Third, virtual platforms offer a solution much earlier in the design cycle, as soon as the architecture of the design has been worked out. Virtual platforms are a pre-RTL, register accurate and fully functional software model of SoC, board, I/O and user interfaces. They execute unmodified production code and run close to real-time with external interfaces like USB as "virtual I/O". Because they are fundamentally software, virtual platforms provide high system visibility and control including multi-core debug. They can also serve as an elegant vehicle of collaboration between semiconductor and system house. Since the recent standardization of the OSCI TLM-2.0 transaction-level APIs, SystemC™ has become the suitable infrastructure to develop fast virtual platforms using interoperable transaction-level models and is supported by a variety of commercial products including the Synopsys Innovator product line.

Depending on the required accuracy, speed and desired time of availability, different technologies offer the most appropriate solution for software development and software driven hardware verification. Often hybrid offerings allow designers to capitalize on the advantages of several offerings. For example, RTL simulation can be augmented with fast transaction-level models of processors and peripherals to increase simulation speed and verification coverage. Alternatively, virtual platforms and FPGA prototypes can offer better solutions to design problems in hybrid use modes combining software and hardware based execution than the individual offerings can by themselves.

Confirming the Common Verification Wisdoms Using Statistical Project Data
Table 1 outlines the key characteristics of 12 recent projects including complex hardware and software, which were analyzed for effort and elapsed time. Application domains spanned wireless, consumer, data communications, video processing and graphics. The feature dimension for the chips ranged from 90nm to 65nm, with one project at 130nm. The average gate count was 12M gates, with an average of 14Mb of on-chip memory and in average 10% of the chip being analog. Reuse of hardware and software averaged 70% and 38%, respectively. The number of on chip processors ranged from 1 to 4. In average the software development effort already comprised 45% of the overall project development effort.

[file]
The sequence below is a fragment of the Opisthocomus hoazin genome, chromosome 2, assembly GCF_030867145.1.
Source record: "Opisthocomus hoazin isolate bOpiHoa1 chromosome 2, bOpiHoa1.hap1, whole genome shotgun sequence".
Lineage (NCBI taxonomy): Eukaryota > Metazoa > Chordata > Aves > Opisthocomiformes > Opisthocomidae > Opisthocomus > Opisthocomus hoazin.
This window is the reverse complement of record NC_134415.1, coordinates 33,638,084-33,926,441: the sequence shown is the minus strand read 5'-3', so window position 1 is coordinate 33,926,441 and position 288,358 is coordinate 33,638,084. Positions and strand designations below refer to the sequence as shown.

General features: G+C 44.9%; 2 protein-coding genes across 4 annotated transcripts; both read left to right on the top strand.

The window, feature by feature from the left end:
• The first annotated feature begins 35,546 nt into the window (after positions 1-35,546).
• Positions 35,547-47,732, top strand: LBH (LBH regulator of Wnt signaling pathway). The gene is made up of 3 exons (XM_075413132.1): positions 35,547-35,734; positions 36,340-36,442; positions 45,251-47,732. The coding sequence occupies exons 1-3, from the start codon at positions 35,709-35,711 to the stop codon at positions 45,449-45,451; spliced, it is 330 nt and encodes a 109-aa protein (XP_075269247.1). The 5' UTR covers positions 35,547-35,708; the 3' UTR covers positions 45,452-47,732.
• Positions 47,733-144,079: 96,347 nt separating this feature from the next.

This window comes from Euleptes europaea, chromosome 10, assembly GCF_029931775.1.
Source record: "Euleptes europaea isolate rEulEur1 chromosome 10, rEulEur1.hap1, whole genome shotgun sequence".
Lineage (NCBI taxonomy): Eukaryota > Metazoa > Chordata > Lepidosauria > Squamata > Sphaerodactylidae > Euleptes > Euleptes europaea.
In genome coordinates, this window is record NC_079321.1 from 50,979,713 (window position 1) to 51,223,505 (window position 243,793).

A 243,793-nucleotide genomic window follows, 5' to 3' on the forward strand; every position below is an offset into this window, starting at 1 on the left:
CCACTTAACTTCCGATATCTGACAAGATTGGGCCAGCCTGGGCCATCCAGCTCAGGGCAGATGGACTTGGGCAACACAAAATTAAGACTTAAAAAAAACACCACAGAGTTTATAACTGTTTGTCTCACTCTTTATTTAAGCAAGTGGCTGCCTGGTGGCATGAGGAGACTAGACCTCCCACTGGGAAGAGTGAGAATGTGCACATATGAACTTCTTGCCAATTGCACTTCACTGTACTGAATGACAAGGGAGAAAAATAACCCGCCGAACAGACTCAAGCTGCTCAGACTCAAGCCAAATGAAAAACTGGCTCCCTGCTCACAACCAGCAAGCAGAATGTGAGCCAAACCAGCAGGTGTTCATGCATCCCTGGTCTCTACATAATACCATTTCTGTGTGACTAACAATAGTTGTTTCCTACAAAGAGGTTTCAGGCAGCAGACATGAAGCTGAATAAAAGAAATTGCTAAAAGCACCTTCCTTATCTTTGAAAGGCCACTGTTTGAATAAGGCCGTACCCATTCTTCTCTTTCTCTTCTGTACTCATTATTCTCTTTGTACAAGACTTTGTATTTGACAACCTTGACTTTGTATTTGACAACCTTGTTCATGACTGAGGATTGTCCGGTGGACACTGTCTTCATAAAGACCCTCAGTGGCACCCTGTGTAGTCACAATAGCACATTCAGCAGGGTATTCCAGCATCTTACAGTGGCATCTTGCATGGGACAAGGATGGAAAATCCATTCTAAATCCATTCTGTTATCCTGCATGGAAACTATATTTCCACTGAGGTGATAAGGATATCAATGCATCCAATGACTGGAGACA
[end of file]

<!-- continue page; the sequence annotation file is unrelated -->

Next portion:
Table 1: Key characteristics of 12 projects (Source: IBS, Synopsys 2007)

In terms of elapsed development time, it took in average 62 weeks for the hardware development to get from requirements to GDSII layout representation. On the software side the porting of operating systems took an average of 20 weeks, utility development 32 weeks and application development 44 weeks.

The detailed project data in Figure 1 for those same projects shows, that the single most dominant factor for the effort was application software development, averaging 30% of the project effort, followed by RTL verification combined with netlist development, averaging 21%. Next biggest effort was spent on hardware dependent utility software development with 13% and qualification of hardware IP with 11%. In summary, this data confirms the trends towards software as well as the importance of verification.

Average elapsed time per development task as percentage of elapsed time from requirements to tape out

Effort in man weeks as percentage of the overall effort for hardware and software development
Figure 1: Key project data of 12 projects (Source: IBS, Synopsys 2007)

To summarize, the statistical data seems to confirm the common verification wisdoms:
  1. RTL verification is an average of 21% of the overall hardware/software effort, or 38% of the hardware effort itself. In addition, it consumes about 55% of the elapsed time from requirements to GDSII. Verification continues throughout the flow towards tape out in different variations and the large percentage of effort spent on IP qualification can be considered another form of verification as well. Hence, verification easily reaches the often mentioned 70% figure as percentage of hardware development. It for sure is the most significant issue for the hardware portion of the development.
  2. Across these 12 projects the importance of software was significant, took between 28% and 62% of the overall effort with an average of 45%.